Palladianism - some definitions

Seventeenth-century Palladianism

Queen's House, Greenwich, London the south front

Colen Campbell. Vitruvius Britannicus (London, 1717), vol. I, p. 15
Copyright: RIBA Library Photographs Collection

At the beginning of the seventeenth century British architecture was at odds with most of Europe. Elizabethan and Jacobean architecture delighted in lavish decoration, complex plans and fairytale profiles.

This was far from the careful control of Palladianism, based on rules from Roman and Italian Renaissance architecture distilled by Palladio. For Palladianism to be accepted in Britain, nothing less than a revolution in architecture was needed, and a remarkable leader to direct it. One man led the way: Inigo Jones.

Jones studied extensively in Italy, and was especially captivated by the work of Palladio. On his return, he designed The Queen's House, Greenwich, his first significant commission. Principally inspired by the villas of Palladio, it also looked to other sources, such as Renaissance Florentine villas. He also built the Banqueting House, Whitehall, and together these are considered the first Palladian buildings in Britain.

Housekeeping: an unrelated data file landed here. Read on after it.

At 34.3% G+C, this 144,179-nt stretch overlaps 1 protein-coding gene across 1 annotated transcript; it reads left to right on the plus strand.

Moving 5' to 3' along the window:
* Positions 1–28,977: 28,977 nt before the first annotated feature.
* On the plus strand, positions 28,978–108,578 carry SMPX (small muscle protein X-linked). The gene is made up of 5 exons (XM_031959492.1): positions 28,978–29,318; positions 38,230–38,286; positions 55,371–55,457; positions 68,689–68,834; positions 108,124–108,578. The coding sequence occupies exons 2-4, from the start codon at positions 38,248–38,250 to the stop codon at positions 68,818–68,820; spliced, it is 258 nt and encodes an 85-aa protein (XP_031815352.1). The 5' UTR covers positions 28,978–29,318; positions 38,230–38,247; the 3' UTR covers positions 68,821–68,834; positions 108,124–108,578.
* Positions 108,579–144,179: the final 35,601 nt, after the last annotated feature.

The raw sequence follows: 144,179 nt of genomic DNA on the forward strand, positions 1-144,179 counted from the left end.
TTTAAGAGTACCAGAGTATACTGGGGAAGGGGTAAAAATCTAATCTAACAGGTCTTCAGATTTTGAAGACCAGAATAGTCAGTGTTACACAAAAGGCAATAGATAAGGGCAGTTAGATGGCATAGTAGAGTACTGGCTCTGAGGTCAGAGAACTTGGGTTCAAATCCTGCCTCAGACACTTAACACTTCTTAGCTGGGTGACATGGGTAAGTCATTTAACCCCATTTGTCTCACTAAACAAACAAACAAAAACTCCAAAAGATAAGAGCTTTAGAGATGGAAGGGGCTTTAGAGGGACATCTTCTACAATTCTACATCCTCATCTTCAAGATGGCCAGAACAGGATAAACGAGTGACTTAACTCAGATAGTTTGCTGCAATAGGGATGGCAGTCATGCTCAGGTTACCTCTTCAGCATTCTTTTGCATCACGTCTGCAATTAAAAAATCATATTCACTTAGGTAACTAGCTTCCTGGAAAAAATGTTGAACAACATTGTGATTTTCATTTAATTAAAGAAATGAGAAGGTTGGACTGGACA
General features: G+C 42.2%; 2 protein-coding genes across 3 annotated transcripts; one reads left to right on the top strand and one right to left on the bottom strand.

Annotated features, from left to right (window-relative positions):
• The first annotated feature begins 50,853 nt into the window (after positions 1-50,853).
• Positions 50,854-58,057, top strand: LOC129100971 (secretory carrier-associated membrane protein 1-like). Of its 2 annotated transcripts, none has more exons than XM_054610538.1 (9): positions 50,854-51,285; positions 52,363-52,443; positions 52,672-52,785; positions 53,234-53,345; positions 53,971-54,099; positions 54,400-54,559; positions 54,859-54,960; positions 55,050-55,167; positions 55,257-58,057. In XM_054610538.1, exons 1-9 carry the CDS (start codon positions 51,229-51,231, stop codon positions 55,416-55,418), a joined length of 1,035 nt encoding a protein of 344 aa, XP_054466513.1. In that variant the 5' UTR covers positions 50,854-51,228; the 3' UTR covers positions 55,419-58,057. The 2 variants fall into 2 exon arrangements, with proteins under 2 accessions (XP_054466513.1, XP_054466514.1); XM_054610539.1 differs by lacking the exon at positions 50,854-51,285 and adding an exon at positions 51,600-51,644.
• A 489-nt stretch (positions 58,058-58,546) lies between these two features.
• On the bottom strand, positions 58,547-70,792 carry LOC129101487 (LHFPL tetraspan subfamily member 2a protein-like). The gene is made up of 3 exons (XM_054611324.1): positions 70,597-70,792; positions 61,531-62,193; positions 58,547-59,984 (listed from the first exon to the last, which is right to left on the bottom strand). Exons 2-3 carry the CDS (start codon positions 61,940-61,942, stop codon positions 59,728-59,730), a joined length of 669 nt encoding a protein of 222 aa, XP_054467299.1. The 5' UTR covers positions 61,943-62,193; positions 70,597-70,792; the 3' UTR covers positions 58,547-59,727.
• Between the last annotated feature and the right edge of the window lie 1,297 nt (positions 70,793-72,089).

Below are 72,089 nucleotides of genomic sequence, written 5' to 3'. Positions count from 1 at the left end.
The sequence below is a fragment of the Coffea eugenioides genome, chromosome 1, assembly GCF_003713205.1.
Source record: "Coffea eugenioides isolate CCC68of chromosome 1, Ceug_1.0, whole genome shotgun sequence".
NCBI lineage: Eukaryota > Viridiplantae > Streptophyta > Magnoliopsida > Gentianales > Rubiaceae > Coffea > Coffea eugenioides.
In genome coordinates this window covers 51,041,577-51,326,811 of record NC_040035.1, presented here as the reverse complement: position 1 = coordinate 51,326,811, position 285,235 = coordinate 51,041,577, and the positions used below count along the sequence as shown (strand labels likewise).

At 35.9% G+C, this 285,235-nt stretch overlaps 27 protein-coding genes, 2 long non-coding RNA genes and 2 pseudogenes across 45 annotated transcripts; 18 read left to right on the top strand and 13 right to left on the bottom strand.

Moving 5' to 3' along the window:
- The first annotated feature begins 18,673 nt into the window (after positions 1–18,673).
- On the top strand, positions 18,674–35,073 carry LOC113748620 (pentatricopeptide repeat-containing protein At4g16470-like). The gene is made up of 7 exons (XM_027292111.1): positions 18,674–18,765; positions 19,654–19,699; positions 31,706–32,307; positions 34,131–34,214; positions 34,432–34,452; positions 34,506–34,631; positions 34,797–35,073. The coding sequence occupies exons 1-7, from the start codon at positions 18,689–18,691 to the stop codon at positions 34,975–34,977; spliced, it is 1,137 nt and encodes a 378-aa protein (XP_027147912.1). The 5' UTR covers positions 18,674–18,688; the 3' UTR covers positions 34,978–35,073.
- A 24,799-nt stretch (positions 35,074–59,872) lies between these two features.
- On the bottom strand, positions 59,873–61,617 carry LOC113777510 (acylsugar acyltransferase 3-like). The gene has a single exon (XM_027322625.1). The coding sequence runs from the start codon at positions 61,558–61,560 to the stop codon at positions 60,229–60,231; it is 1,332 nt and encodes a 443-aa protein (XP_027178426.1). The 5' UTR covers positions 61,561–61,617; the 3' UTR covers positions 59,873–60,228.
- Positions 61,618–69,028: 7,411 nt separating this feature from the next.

This early British Palladianism was fairly varied. Like Palladio before him, Jones combined a number of sources, ancient and modern, to create his own style. He was influenced by the work of Italian architects such as Sebastiano Serlio and Scamozzi, and French designers including Jean Barbet.

Jones was also practical, adapting features such as windows and chimney pieces to cope with the very different climate and social conditions of seventeenth-century Britain.

Jones's chief patrons were King James I and Charles I, and so Palladianism was regarded as a royal style. With the Civil War and Commonwealth, ambitious architectural projects were abandoned: the first growth of Palladianism in Britain lost momentum.

In 1660, the Restoration of the Monarchy brought a return to indulgence across the arts. The latter part of the 17th century saw the ascendancy of Baroque architecture, its chief practitioners being Sir Christopher Wren, John Vanbrugh and Nicholas Hawksmoor.

Thus, it was not until around 1710 that there was to be a return to Palladianism, and the results were to be very different.